The 100-foot pine is leaning precariously over a path that winds through the Encinitas garden’s rain-forest area, said a statement.
“Sadly for San Diego Botanic Garden, we have to do some logging in our own rain forest, in order to ensure the safety of our visitors and the other plants in this exhibit,” said Julian Duval, president and CEO.
Larger pieces of wood will be made into furnishings for the Larabee House, as well as items for the gift shop.
Staff determined that the tree could be a hazard to visitors and other trees and plants in the area, so its removal was the best and safest option.
The garden’s website noted that the garden’s rain forest area will be closed until July 1 on account of the pine’s removal.
“We feel deeply the loss of this historic and rare Torrey Pine tree that has been a part of our collection since the Larabees planted it more than 60 years ago,” Duval said Monday.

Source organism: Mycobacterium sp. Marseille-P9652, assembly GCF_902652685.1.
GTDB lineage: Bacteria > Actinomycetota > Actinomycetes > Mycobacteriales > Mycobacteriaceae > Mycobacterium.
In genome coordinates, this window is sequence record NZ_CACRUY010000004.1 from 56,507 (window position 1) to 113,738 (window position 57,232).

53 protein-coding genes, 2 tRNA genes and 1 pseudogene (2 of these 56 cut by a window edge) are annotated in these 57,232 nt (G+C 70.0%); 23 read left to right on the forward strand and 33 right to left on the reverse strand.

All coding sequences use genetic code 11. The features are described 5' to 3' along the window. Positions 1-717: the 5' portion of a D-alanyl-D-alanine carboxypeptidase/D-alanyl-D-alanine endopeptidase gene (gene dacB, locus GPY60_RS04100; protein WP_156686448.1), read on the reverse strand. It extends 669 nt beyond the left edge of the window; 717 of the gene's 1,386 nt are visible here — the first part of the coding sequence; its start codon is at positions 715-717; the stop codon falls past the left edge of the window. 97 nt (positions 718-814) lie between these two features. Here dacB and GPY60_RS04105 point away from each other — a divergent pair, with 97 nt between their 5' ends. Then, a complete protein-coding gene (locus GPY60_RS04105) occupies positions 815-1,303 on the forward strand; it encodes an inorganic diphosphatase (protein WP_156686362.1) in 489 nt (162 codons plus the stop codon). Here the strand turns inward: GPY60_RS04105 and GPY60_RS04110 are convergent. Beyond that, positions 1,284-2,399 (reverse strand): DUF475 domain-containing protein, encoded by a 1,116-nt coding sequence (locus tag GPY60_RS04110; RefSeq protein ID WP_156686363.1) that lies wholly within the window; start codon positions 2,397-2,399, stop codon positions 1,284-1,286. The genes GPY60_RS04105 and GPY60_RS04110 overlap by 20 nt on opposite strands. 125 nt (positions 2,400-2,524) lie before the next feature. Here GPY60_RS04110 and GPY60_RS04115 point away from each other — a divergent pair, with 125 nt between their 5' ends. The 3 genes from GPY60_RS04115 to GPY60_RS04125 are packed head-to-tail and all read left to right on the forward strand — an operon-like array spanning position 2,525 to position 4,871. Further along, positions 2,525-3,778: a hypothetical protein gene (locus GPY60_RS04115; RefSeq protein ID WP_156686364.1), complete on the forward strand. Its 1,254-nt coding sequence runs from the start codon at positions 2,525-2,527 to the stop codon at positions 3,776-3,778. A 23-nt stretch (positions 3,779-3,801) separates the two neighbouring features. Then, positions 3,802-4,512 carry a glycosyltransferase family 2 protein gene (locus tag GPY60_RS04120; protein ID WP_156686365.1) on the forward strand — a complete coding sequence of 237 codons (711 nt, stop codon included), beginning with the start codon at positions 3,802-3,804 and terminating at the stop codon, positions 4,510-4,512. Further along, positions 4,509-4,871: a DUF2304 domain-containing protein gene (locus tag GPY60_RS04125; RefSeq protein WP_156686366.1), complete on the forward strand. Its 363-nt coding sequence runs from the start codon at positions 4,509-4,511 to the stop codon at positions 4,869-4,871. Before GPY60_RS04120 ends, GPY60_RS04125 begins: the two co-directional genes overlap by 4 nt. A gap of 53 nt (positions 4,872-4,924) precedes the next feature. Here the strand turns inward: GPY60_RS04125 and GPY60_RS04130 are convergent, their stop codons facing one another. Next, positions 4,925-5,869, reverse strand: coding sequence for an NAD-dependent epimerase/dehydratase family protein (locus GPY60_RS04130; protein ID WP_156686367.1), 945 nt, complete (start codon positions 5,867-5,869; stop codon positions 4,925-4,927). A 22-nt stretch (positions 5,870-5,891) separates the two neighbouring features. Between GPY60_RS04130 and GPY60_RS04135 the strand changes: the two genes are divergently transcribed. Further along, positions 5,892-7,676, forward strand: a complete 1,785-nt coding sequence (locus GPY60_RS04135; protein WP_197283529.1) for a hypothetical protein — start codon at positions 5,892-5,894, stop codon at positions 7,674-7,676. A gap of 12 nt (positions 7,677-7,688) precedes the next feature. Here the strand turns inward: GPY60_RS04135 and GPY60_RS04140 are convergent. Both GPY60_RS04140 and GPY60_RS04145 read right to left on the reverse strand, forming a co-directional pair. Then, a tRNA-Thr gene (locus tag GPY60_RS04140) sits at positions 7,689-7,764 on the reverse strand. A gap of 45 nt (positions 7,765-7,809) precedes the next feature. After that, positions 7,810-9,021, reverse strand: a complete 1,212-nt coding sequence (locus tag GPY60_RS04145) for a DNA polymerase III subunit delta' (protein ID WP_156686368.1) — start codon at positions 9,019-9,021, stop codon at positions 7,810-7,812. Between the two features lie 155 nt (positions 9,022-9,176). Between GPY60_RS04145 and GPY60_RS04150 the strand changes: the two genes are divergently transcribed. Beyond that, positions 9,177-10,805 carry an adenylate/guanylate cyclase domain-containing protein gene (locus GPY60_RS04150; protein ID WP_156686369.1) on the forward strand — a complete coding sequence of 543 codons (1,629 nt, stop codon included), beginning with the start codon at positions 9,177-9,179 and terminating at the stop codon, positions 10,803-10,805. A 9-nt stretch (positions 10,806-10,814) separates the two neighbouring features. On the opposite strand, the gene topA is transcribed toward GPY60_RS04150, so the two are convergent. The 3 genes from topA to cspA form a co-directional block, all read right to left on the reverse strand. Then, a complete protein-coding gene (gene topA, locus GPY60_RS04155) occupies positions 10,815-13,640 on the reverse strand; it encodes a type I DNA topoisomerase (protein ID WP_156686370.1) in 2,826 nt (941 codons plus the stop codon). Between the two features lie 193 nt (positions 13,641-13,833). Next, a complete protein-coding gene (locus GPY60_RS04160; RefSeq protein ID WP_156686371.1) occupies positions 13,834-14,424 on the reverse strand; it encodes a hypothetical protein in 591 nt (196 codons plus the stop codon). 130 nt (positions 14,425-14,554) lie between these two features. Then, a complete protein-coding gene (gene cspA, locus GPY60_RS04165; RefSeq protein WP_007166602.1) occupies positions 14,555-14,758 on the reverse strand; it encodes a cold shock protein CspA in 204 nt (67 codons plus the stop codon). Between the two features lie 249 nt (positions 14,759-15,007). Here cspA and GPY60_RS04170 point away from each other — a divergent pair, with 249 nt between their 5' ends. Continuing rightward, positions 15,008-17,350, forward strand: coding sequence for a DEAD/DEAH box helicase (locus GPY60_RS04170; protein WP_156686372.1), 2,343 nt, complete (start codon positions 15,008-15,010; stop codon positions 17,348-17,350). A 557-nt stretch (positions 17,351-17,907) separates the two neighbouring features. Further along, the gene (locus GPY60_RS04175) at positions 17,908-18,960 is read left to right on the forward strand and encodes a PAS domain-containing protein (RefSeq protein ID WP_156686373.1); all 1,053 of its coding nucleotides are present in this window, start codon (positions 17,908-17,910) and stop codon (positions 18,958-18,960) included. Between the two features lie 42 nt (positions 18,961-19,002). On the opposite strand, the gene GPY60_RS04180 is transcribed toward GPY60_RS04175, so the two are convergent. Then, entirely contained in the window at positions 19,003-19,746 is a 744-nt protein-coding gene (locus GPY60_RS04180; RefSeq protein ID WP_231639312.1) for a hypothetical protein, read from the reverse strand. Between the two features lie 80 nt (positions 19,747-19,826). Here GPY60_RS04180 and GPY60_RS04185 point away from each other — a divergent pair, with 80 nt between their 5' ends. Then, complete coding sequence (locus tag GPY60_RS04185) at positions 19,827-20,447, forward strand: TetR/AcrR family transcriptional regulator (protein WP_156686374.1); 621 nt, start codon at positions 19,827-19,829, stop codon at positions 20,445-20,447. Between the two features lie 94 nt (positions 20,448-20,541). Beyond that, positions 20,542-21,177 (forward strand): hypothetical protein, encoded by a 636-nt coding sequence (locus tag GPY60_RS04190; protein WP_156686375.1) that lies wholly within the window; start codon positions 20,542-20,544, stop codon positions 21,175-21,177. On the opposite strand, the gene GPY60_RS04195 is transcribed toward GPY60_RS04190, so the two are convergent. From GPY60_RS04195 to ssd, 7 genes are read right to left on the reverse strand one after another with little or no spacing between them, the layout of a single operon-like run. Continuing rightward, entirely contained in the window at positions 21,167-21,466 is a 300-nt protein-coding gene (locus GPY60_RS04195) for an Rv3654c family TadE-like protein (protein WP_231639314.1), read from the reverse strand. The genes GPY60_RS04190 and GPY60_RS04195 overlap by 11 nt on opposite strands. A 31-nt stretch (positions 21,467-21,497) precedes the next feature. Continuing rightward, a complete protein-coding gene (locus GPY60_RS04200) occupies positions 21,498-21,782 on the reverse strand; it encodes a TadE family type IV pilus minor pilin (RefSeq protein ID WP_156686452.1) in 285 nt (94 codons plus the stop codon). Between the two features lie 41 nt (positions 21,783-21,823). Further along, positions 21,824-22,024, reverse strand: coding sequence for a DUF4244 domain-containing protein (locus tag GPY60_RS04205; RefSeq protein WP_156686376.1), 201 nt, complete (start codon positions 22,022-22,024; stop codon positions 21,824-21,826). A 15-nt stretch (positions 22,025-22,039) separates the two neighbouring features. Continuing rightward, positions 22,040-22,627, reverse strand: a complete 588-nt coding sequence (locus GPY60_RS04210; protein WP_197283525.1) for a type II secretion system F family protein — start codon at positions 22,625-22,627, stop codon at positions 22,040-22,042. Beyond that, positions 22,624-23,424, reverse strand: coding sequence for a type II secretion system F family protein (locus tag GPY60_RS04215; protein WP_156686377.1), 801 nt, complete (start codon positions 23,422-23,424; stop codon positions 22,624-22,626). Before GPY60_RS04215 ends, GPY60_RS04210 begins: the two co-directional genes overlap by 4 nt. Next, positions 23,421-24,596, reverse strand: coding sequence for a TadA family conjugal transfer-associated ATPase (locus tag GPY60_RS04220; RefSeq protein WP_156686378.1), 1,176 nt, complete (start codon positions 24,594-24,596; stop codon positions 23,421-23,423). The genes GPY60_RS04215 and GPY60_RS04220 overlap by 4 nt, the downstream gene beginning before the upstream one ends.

The tree is one of three Torrey Pines in the garden’s waterfall deck area. It was defoliated in 2006 when several large fungal conks were found at its base.
Pat Nolan, a plant pathologist with San Diego County, took specimens from the fungal conks and found that they belonged to a genus of largely parasitic species.
For the next several years, the tree continued to be in reasonably good condition, said garden officials.
However, that changed over the past year, prompting the removal decision.
The other two Torrey pines in the grove, both over 100 feet in height, remain in good health and “will continue to be a majestic part of the garden’s collection,” officials said.